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Cracked

Why Psychiatry Is Doing More Harm than Good

By James Davies
18-minute read
Cracked: Why Psychiatry Is Doing More Harm than Good by James Davies

Cracked gives a clear and detailed overview of the current crisis in psychiatric science: malfunctioning scientific standards and the powerful influence of pharmaceutical companies have caused the overdiagnosis and overmedication of people all over the world.

  • Anyone involved in psychiatry
  • Anyone receiving psychiatric treatment or considering it
  • Anyone interested in the history of prescription drugs

James Davies is a qualified psychotherapist with a Ph.D. in medical and social anthropology. In addition to writing for numerous publications, such as The Times, Daily Mail and The Guardian, he has also published three academic texts with Stanford University Press, Karnac and Routledge.

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Cracked

Why Psychiatry Is Doing More Harm than Good

By James Davies
  • Read in 18 minutes
  • Contains 11 key ideas
Cracked: Why Psychiatry Is Doing More Harm than Good by James Davies
Synopsis

Cracked gives a clear and detailed overview of the current crisis in psychiatric science: malfunctioning scientific standards and the powerful influence of pharmaceutical companies have caused the overdiagnosis and overmedication of people all over the world.

Key idea 1 of 11

Discrepancies in diagnosis are a major problem for psychiatrists, even with a new manual.

Let’s start with a simple question: If you have a mental health issue, how can you be sure a psychiatrist will diagnose it correctly?

Basically, you can’t. The process of diagnosing psychiatric conditions is more subjective than we might think, depending heavily on the whims and even location of the psychiatrist. One study conducted by Dr. David Rosenhan demonstrates the consequences of these highly individual diagnoses.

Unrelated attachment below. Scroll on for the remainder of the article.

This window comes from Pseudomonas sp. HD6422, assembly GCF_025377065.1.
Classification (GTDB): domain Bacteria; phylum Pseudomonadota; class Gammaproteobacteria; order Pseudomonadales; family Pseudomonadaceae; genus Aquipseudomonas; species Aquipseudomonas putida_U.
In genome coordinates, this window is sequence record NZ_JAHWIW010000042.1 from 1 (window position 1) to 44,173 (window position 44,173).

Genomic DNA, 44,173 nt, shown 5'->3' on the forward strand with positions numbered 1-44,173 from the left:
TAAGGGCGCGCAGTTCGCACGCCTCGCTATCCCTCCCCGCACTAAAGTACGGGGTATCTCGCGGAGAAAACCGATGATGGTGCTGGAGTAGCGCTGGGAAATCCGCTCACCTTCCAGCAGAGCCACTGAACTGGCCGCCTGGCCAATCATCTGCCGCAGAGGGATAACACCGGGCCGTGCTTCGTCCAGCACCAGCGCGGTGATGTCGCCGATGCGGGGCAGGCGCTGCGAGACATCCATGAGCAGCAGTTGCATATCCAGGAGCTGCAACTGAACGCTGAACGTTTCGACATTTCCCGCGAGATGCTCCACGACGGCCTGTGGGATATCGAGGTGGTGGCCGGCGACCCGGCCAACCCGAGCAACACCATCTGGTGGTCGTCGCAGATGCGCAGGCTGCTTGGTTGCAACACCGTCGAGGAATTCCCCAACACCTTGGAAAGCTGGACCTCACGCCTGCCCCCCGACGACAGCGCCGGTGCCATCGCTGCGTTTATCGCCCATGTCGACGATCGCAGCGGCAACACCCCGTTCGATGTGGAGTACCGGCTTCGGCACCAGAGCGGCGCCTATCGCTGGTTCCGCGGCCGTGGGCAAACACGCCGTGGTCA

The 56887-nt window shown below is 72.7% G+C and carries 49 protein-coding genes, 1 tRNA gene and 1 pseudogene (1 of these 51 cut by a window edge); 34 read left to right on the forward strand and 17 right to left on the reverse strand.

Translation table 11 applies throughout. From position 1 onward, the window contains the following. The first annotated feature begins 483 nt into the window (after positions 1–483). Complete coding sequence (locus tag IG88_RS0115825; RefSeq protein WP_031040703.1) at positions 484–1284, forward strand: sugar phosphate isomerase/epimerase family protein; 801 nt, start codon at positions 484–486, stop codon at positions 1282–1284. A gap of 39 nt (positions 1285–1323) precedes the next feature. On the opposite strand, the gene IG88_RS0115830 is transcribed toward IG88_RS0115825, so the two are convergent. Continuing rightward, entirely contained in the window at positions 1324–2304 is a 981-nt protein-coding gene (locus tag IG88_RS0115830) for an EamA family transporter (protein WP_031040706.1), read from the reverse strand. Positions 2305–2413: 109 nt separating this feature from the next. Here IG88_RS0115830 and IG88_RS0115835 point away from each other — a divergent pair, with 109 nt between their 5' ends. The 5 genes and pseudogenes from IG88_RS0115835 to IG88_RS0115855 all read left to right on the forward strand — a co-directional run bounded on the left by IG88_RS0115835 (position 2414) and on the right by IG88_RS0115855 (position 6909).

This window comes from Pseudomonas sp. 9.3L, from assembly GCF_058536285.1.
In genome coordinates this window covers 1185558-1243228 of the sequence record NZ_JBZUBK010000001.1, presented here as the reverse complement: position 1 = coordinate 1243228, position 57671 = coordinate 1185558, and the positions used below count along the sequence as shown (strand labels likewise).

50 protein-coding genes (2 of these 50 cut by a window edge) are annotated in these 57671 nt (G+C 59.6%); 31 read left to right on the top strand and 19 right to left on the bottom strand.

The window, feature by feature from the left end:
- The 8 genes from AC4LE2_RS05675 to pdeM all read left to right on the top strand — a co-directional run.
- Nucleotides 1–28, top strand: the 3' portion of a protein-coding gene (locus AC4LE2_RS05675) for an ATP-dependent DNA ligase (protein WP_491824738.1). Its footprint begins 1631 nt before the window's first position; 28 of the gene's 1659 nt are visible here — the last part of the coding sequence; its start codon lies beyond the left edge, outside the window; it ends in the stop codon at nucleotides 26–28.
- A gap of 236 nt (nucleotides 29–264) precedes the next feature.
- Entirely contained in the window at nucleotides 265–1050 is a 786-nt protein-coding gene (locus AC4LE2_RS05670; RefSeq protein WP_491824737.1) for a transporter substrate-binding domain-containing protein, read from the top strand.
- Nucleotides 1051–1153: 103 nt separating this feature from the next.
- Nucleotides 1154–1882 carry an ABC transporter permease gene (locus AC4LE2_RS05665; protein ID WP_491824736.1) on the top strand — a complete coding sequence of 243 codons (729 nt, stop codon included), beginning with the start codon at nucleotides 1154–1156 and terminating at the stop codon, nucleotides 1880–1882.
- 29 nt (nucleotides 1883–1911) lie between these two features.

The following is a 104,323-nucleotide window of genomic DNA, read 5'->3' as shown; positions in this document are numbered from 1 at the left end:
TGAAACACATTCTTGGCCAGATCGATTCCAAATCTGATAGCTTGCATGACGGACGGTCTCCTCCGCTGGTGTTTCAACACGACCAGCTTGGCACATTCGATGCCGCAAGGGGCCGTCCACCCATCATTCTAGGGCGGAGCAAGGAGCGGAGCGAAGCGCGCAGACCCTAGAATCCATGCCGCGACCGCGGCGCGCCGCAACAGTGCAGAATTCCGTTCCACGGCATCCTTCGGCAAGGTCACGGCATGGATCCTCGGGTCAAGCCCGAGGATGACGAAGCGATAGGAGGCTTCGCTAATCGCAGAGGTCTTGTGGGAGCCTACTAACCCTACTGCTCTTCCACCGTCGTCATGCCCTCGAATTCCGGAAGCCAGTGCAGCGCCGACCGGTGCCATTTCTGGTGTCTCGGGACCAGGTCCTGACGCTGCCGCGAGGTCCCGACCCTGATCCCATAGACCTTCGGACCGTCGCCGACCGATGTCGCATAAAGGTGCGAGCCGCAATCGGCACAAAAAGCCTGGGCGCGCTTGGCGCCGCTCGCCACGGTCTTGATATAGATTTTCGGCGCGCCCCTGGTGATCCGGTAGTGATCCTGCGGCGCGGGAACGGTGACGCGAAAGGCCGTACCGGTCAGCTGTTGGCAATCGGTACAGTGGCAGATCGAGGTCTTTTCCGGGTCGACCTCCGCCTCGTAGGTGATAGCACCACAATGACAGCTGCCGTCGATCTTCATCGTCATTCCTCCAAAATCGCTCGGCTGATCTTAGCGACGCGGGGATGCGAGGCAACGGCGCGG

He sent a group of eight academics to different hospitals, each of them with the complaint that they heard a voice in their heads saying the word “thud,” but were otherwise behaving normally. All of them were diagnosed with various mental disorders and prescribed strong antipsychotic pills. Most were held in hospitals for weeks, even after explaining that they were part of a study!

Furthermore, statistics show that psychiatrists across the world only share a consensus on patient diagnoses for the same patient 32 to 42 percent of the time. However, there are regional similarities in diagnoses. For example, when we compare trends in psychiatric diagnoses across countries, we find that psychiatrists from the US and Russia are twice as likely to diagnose their patients as schizophrenic than their colleagues in Europe.

These discrepancies arise despite the fact that psychologists have already standardized the diagnosis of mental disorders in the Diagnostic and Statistical Manual of Mental Disorders, or the DSM.

The DSM contains all psychiatric disorders known in modern medicine and has been continually edited and refined since its first publication under the title DSM-I in 1952.

However, the standards found in the DSM are based on the consensus of psychiatrists, not on scientific research. For example, homosexuality used to be categorized as a mental disease in DSM-II. This all changed during the gay rights movement in the 1970s, during which psychiatrists voted to remove homosexuality from the manual’s third edition, DSM-III.

Unlike other medical sciences, where doctors can agree if a patient’s leg is broken based on the available evidence, e.g., an X-ray, psychiatrists cannot diagnose patients in a way that enjoys a unanimous consensus.

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